The Lisowczycy took part in many battles across Europe including the Dymitriads in Russia (where their actions help explain the text of the infamous placard in Zagorsk: ((there are) three plagues – typhus, Tatars and Poles). From 1619, the Lisowczycy, then stationed near Kaunas (Kowno), were sent by Zygmund III Vasa to aid Ferdinand II, Holy Roman Emperor against the Protestants in the Thirty Years’ War. Under the command of Walenty Rogowski, they defeated Transylvanian forces under George I Rákóczi at the Battle of Zavada and/or Battle of Humenné in November of that year. After the victory, they engaged in their traditional pastime, plundering nearby lands, ‘killing even children and dogs’, as contemporary chroniclers recorded. It was around that time that they gained their new nickname: Riders of the Apocalypse. All they needed were those stylish, black The Clash or Metallica t-shirts ;p.

Then the unit split: part of them, with Rogowski, decided to return to Poland, pillaging Slovakia on their way. Others, under Jarosz Kleczkowski, remained in the service of the Emperor for the next few years. After the death of Kleczkowski (March 4, 1620) at the Battle of Krems, Stanisław Rusinowski became the new commander of the Lisowczycy. Under Rusinowski, the Lisowczycy took part in the Battle of White Mountain (November 8) where they captured twenty standards (meaning the destruction of twenty units, imagine that). Still their indiscipline and pillaging became legendary, and they devastated the nearby German lands of the Holy Roman Empire, especially Silesia. The local population often believed it was being attacked by Tatar hordes or other non-European barbarians. The negative PR was ultimately their downfall.

On May 7, 1621, the Emperor paid them their outstanding wages and released them from service, due to numerous complaints about their behaviour. Some of them returned to Poland, others served under Maximilian I, Elector of Bavaria. Eventually, after the French declined to employ Lisowczycy mercenaries, and other sides of the conflict turned them down as well, in 1622 Stroynowski decided to officially disband the unit and return to the Commonwealth; still it wasn’t easy to persuade the former special soldiers and bandits who used to live by rapine and never thought about the consequences, that they had to start obeying the law. Without a charismatic leader and strict discipline they were very dangerous to anybody they met on their path. Polish noblemen clamoured with the king for catching all the remained Lisowczycy and put them to death not only because of the atrocities they had perpetrated but also because there were some of burgesses and peasants among them – an unthinkable idea. The King couldn’t save them that time. After being increasingly hunted down by local government forces and militias the Stroynowski’s group was destroyed in 1624, and he himself – executed two years later.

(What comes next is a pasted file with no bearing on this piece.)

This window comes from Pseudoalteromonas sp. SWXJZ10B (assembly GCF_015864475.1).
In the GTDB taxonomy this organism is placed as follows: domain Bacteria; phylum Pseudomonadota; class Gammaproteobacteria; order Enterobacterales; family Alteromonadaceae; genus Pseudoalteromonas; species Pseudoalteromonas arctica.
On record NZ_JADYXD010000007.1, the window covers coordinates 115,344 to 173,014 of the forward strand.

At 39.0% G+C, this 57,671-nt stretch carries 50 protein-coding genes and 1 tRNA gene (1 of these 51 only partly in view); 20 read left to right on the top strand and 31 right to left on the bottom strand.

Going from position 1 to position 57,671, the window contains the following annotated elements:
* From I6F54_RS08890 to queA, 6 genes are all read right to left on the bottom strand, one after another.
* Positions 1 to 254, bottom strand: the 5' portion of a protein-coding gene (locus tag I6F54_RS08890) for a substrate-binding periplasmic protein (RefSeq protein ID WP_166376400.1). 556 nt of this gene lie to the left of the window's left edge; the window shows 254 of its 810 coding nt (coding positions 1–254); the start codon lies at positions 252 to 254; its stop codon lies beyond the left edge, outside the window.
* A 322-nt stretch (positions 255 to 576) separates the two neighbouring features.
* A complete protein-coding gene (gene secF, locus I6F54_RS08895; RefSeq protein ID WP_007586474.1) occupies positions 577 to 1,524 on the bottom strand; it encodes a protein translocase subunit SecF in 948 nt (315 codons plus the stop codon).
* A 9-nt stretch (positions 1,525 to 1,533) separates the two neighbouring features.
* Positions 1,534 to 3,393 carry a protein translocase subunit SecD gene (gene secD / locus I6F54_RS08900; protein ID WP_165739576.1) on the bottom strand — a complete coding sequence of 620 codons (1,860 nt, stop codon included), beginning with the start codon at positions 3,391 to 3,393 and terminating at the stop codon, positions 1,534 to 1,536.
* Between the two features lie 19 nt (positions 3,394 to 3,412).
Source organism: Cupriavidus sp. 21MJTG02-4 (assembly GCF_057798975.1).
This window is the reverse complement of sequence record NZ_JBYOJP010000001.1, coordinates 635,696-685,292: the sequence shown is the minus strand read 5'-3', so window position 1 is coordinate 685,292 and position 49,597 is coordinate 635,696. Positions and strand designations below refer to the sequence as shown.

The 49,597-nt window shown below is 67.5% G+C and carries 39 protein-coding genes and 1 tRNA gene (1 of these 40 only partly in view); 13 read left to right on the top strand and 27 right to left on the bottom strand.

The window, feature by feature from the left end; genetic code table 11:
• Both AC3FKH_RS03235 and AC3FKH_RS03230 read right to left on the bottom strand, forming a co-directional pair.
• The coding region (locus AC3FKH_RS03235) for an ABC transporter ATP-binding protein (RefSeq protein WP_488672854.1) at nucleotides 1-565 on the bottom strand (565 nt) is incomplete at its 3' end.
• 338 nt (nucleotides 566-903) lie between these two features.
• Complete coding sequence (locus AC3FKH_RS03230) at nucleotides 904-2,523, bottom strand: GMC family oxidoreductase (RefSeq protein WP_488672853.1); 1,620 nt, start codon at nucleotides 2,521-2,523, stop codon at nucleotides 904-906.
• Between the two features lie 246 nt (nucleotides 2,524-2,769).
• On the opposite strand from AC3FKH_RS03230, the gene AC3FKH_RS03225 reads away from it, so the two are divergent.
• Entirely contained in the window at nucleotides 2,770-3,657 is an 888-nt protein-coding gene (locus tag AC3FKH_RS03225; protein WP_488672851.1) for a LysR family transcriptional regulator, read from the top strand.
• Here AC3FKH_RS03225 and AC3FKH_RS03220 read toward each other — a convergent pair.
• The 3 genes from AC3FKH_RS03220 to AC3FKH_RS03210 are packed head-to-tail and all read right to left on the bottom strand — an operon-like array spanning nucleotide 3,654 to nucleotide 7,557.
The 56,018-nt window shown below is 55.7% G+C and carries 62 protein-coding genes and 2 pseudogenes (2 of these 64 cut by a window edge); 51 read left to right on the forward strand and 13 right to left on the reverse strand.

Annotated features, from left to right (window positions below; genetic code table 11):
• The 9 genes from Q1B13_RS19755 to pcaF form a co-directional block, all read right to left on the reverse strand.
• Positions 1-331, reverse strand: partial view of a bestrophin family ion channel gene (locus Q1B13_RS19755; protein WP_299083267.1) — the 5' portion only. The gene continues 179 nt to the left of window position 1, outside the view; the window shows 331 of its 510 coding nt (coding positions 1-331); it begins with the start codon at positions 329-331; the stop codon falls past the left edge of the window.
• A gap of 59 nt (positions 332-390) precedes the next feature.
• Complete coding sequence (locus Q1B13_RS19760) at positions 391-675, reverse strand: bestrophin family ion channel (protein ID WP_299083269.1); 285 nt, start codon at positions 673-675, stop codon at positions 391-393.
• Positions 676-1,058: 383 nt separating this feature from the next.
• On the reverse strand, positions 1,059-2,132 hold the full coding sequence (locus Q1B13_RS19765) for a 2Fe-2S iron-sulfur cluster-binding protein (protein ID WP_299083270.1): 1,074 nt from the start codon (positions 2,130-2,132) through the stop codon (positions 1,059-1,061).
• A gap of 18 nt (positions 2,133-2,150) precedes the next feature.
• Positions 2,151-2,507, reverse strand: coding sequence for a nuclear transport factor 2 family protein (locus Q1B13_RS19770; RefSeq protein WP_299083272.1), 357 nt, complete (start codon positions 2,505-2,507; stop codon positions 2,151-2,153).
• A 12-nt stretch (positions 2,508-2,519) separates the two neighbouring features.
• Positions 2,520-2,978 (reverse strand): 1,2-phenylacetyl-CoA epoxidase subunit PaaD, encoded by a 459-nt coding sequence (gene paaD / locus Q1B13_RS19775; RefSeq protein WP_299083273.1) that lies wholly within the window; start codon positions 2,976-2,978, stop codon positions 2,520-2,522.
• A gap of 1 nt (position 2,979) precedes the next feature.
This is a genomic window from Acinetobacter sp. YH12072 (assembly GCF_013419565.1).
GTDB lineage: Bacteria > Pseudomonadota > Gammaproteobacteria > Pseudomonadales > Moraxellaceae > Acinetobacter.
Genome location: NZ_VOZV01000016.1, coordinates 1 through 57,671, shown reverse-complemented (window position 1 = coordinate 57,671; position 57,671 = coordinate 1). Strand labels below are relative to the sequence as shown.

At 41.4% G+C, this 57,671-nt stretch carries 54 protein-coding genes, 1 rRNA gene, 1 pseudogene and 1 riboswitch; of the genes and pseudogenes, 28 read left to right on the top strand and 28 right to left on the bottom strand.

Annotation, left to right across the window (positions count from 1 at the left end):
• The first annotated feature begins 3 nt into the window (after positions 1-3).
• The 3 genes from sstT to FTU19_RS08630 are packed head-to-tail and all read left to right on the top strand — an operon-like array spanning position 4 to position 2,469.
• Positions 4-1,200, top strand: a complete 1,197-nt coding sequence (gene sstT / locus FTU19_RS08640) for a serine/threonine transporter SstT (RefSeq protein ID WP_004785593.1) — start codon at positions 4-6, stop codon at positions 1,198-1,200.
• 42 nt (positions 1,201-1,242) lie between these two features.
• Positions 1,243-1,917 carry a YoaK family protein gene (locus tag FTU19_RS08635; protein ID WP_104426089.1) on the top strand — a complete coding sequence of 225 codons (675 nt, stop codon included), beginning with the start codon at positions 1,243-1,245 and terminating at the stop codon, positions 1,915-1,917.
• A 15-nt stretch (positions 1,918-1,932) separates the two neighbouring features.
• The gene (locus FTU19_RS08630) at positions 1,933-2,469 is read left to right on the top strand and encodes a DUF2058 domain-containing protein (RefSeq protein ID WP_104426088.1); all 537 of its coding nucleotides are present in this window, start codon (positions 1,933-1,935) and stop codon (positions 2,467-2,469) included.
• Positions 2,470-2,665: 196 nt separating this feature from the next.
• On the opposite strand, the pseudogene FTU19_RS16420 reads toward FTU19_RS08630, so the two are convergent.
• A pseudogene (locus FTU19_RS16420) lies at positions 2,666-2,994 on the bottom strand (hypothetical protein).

If not for the pillage, brutality, murders and rapes, the Lisowczycy could have became the core of a modern Polish army. During just 20 years of the official existence of the unit they managed to prove their superior value in almost all European military conflicts, facing soldiers from east, south and west. Fast, valiant, cunning and ruthless, gathering some of the most excellent swordsmen and horsemen regardless to their social status and nationality, they were peerless among other units. Unfortunately no king was far-sighted enough to appreciate their value and offer them steady incomes and financial security in return for more discipline. Even after the formation was disbanded, its members enjoyed notoriety even beyond the Commonwealth. Soon, their atrocities were forgotten and their exploits as the defenders of the Commonwealth and faith against the Orthodox, Protestants and Muslims turned them into a legend.

My sources:

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6 Responses to Lisowczycy or the 17th century James Bond unit from Poland

  1. blodeuedd says:

    WHat a lovely bunch of rapists

    • And murderers. And arsonists. Pilfering was their second name – small wonder I had to write an essay ;p. They were basically like your average Viking, right?

  2. Carole Rae says:

    🙂 Lovely!

  3. heidenkind says:

    Great post, Bridget! 👏